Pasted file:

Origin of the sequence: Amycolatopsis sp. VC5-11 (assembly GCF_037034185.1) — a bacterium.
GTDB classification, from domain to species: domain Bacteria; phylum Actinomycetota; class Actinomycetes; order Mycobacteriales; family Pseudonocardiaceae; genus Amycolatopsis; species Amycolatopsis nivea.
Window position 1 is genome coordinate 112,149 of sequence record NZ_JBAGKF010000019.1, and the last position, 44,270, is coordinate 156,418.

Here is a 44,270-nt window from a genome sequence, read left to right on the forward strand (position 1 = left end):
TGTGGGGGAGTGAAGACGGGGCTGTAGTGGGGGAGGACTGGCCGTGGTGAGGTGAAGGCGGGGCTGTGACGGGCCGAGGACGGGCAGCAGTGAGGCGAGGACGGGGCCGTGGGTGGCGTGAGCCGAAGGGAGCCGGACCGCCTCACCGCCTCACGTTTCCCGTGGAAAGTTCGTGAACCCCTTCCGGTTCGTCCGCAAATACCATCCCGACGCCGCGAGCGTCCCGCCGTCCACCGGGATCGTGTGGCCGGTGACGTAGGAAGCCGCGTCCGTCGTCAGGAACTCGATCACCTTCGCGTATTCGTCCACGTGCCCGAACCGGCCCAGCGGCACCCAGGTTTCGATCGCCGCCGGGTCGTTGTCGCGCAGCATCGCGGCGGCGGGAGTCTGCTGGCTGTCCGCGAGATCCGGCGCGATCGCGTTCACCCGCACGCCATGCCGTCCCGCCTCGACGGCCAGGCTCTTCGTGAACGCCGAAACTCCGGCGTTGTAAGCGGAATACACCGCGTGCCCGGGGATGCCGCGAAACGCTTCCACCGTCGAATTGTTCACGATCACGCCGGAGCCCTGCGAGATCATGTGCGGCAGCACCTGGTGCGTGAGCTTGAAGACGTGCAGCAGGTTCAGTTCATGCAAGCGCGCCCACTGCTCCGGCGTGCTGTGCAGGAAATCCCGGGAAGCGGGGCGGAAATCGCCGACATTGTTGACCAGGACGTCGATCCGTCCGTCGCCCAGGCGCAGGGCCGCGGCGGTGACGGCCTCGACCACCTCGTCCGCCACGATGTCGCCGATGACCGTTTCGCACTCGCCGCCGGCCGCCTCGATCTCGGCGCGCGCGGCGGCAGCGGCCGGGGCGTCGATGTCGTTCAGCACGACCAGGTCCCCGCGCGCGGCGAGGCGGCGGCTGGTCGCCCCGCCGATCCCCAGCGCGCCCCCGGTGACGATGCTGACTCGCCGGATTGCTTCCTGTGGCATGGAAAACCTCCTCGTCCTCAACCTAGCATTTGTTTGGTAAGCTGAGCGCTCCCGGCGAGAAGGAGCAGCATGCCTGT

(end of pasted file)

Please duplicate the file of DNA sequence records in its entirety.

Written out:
Origin of the sequence: Amycolatopsis sp. VC5-11 (assembly GCF_037034185.1) — a bacterium.
GTDB classification, from domain to species: domain Bacteria; phylum Actinomycetota; class Actinomycetes; order Mycobacteriales; family Pseudonocardiaceae; genus Amycolatopsis; species Amycolatopsis nivea.
Window position 1 is genome coordinate 112,149 of sequence record NZ_JBAGKF010000019.1, and the last position, 44,270, is coordinate 156,418.

Here is a 44,270-nt window from a genome sequence, read left to right on the forward strand (position 1 = left end):
TGTGGGGGAGTGAAGACGGGGCTGTAGTGGGGGAGGACTGGCCGTGGTGAGGTGAAGGCGGGGCTGTGACGGGCCGAGGACGGGCAGCAGTGAGGCGAGGACGGGGCCGTGGGTGGCGTGAGCCGAAGGGAGCCGGACCGCCTCACCGCCTCACGTTTCCCGTGGAAAGTTCGTGAACCCCTTCCGGTTCGTCCGCAAATACCATCCCGACGCCGCGAGCGTCCCGCCGTCCACCGGGATCGTGTGGCCGGTGACGTAGGAAGCCGCGTCCGTCGTCAGGAACTCGATCACCTTCGCGTATTCGTCCACGTGCCCGAACCGGCCCAGCGGCACCCAGGTTTCGATCGCCGCCGGGTCGTTGTCGCGCAGCATCGCGGCGGCGGGAGTCTGCTGGCTGTCCGCGAGATCCGGCGCGATCGCGTTCACCCGCACGCCATGCCGTCCCGCCTCGACGGCCAGGCTCTTCGTGAACGCCGAAACTCCGGCGTTGTAAGCGGAATACACCGCGTGCCCGGGGATGCCGCGAAACGCTTCCACCGTCGAATTGTTCACGATCACGCCGGAGCCCTGCGAGATCATGTGCGGCAGCACCTGGTGCGTGAGCTTGAAGACGTGCAGCAGGTTCAGTTCATGCAAGCGCGCCCACTGCTCCGGCGTGCTGTGCAGGAAATCCCGGGAAGCGGGGCGGAAATCGCCGACATTGTTGACCAGGACGTCGATCCGTCCGTCGCCCAGGCGCAGGGCCGCGGCGGTGACGGCCTCGACCACCTCGTCCGCCACGATGTCGCCGATGACCGTTTCGCACTCGCCGCCGGCCGCCTCGATCTCGGCGCGCGCGGCGGCAGCGGCCGGGGCGTCGATGTCGTTCAGCACGACCAGGTCCCCGCGCGCGGCGAGGCGGCGGCTGGTCGCCCCGCCGATCCCCAGCGCGCCCCCGGTGACGATGCTGACTCGCCGGATTGCTTCCTGTGGCATGGAAAACCTCCTCGTCCTCAACCTAGCATTTGTTTGGTAAGCTGAGCGCTCCCGGCGAGAAGGAGCAGCATGCCTGT